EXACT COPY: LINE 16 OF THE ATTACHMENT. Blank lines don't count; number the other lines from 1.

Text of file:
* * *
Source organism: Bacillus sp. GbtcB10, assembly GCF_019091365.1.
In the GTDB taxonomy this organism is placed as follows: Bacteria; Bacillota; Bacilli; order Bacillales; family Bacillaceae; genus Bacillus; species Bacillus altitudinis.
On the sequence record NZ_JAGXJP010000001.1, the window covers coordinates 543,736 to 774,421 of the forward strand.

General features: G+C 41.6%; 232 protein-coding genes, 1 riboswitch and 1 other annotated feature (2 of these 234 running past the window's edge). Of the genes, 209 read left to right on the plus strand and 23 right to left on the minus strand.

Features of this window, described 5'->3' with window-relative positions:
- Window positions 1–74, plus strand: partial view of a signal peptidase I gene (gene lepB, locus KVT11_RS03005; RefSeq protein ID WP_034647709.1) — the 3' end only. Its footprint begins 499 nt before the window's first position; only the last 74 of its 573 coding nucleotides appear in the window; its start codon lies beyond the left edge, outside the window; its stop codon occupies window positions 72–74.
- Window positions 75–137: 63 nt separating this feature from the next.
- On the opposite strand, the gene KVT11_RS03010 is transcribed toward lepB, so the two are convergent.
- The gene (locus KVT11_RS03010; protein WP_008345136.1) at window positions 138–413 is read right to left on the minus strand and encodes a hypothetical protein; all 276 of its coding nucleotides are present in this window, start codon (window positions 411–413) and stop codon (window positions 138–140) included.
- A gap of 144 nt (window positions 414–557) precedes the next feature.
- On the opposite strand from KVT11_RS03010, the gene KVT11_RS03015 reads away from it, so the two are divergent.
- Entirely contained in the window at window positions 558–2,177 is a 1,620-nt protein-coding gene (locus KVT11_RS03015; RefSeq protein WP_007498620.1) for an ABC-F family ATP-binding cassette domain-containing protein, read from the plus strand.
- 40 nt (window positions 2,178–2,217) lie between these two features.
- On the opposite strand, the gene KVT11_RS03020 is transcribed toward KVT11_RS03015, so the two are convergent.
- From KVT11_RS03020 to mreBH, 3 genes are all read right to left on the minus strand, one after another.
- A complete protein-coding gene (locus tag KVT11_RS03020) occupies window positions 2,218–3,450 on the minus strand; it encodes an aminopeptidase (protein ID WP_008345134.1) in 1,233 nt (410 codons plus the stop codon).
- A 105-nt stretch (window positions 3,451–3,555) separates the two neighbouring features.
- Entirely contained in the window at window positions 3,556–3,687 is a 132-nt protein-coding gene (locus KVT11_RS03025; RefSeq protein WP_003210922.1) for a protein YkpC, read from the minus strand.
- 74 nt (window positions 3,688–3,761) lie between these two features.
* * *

- A complete protein-coding gene (locus tag KVT11_RS03020) occupies window positions 2,218–3,450 on the minus strand; it encodes an aminopeptidase (protein ID WP_008345134.1) in 1,233 nt (410 codons plus the stop codon).